Saturday, October 31, 2009

Bright Star

While the three guys kept at the chicken plucking, Steve and I headed off to Edina to see Bright Star, Jane Campion's new film that completely rehabilitates John Keats.

This is no blond, curly-headed, pale, frail frilly-shirt-wearing, consumptive, sissy-poet John Keats. He is an ordinary young man, and a poetic genius. He has a sense of humor, is good with children, and in love in a very believable way. And he catches a very bad cold. Romantic, but with that innocence that belongs to the early 19th century. And Fanny Brawne likes fashion, but that doesn't mean she's not also serious. She pines like a girl her age, and is curious and earnest, but not silly. Played by Abbie Cornish, she's also just a bit understated and believable-- both parts are very well cast, if a bit on the anachronistic side, a little too contemporary. Ben Whishaw looked like he could be a British lead singer in a college band. I hope this doesn't make it seem like it's cool to be a poet! ;-)

I have to say it kind of threw me, to see John Keats so, well, healthy. His friend John Brown tries to keep Keats from any distractions, but Keats doesn't seem to suffer so much as languish while writing poetry in the study. Whenever Fanny comes to the door, he seems to be on the couch, so it's hard to see what she's interrupting. The quills are functional, not affectations, and the love-notes exchanged throughout the movie are endearing. All the characters, in fact, are fully realized in the film, and so we get the sense not just of the couple but of a whole family (Kerry Fox as Fanny's mother is particluarly good). Everyone is likeable, and even the tragedy doesn't feel terribly tragic-- well, then again, it was a foregone conclusion.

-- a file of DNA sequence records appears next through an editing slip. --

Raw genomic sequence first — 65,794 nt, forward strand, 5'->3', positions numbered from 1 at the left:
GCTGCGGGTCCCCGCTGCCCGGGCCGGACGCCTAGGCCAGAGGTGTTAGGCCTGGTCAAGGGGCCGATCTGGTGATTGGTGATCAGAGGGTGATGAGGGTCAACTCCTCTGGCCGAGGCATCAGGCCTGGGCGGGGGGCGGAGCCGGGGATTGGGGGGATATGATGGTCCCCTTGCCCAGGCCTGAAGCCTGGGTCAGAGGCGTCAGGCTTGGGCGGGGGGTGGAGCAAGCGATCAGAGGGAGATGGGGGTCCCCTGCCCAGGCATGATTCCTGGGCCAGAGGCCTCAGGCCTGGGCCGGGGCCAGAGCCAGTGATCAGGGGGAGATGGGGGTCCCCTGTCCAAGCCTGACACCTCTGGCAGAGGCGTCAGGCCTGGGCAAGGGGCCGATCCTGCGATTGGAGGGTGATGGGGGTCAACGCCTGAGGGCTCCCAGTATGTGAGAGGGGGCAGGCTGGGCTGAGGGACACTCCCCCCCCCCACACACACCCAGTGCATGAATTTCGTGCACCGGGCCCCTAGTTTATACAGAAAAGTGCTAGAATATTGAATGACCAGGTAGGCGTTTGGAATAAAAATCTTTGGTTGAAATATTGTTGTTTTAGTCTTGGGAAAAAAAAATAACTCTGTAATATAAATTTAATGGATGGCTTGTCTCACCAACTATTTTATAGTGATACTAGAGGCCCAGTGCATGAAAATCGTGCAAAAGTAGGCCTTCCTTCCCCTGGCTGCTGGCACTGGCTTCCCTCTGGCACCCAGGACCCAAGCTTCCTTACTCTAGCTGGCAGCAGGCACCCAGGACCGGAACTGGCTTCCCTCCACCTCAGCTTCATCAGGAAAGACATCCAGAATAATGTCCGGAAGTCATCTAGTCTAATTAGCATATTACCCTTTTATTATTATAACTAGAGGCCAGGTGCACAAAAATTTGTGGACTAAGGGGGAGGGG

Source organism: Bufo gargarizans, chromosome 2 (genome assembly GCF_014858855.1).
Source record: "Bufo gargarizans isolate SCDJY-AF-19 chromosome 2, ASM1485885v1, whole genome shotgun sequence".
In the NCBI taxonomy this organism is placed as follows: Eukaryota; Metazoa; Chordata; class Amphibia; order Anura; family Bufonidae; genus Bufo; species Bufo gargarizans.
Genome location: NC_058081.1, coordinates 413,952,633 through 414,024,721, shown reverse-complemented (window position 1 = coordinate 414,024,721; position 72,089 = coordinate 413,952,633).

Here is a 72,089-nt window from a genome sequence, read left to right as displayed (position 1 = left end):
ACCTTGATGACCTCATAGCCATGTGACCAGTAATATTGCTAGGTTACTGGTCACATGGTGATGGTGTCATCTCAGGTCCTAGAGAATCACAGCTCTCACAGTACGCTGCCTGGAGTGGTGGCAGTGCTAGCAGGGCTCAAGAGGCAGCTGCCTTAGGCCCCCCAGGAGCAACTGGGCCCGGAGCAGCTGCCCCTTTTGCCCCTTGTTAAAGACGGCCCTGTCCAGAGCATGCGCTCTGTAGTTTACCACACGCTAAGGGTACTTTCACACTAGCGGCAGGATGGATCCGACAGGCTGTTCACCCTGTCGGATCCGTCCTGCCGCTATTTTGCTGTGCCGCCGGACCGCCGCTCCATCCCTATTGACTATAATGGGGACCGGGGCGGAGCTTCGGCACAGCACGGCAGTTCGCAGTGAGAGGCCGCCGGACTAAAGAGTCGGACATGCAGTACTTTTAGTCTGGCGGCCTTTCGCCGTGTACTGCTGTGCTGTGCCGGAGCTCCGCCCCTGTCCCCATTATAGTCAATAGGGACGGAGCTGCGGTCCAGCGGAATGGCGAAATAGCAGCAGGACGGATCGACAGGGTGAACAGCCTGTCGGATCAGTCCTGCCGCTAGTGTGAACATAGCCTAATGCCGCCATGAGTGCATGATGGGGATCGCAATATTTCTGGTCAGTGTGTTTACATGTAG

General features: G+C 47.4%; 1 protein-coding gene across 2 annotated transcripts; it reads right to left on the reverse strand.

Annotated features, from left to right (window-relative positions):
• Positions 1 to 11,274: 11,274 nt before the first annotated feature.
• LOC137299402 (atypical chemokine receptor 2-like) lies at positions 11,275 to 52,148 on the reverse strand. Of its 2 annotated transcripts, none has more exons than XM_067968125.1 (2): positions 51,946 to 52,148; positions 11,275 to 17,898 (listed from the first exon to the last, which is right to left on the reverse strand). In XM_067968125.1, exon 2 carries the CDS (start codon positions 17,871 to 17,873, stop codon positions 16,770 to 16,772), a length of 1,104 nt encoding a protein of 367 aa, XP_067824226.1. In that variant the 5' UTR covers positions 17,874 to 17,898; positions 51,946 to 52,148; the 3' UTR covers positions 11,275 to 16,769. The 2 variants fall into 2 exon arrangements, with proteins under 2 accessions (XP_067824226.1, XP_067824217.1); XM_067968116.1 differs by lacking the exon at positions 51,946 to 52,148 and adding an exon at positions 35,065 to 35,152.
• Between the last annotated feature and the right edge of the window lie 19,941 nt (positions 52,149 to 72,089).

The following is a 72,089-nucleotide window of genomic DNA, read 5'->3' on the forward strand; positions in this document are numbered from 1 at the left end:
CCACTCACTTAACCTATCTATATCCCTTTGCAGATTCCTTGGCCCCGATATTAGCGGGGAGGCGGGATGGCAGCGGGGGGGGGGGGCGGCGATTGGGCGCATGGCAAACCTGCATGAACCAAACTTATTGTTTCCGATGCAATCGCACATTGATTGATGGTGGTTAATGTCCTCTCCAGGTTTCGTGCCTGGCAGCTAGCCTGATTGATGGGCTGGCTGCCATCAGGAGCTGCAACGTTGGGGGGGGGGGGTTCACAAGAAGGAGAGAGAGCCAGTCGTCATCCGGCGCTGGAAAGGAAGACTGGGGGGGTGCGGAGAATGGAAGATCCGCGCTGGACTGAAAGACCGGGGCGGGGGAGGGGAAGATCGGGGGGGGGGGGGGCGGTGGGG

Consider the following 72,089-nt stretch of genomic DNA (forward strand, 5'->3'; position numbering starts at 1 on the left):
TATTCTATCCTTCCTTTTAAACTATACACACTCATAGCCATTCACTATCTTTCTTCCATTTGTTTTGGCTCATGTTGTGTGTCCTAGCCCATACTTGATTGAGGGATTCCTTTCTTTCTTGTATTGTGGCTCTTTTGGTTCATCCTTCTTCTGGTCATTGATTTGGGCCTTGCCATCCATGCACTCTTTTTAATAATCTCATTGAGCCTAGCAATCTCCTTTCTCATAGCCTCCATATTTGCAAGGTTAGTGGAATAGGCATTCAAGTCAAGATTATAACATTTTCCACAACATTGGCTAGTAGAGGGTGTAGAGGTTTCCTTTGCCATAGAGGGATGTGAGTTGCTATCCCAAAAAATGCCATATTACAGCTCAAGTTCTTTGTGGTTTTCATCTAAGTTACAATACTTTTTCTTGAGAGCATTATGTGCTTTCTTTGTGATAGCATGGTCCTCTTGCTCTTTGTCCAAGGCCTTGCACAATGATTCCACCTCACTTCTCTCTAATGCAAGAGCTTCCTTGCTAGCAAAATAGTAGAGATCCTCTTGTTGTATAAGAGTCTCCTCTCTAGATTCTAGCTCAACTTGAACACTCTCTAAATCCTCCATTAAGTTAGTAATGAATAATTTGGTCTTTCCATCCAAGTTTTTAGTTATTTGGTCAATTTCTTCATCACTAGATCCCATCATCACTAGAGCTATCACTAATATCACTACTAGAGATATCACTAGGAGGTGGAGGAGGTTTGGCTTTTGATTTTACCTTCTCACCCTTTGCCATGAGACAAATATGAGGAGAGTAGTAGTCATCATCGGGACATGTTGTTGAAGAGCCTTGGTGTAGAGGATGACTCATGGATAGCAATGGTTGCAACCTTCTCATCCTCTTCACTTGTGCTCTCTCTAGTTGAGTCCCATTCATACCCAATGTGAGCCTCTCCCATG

I did hear someone sniffle behind me, but what I liked best, and what Steve liked, was the tone of the film, not too artsy, not over the top in terms of romance or music, but a story of young love that is recognizable and enjoyable. And the sets and costumes are wonderful, too. I give Jane Campion a lot of credit, for the script and for keeping it simple. The scene where Fanny is in her room with the window open, letting the breeze blow the curtains out and lightly puff her skirts, in the clean, spare room with her beloved on the other side of the wall, will stay with me a long time.

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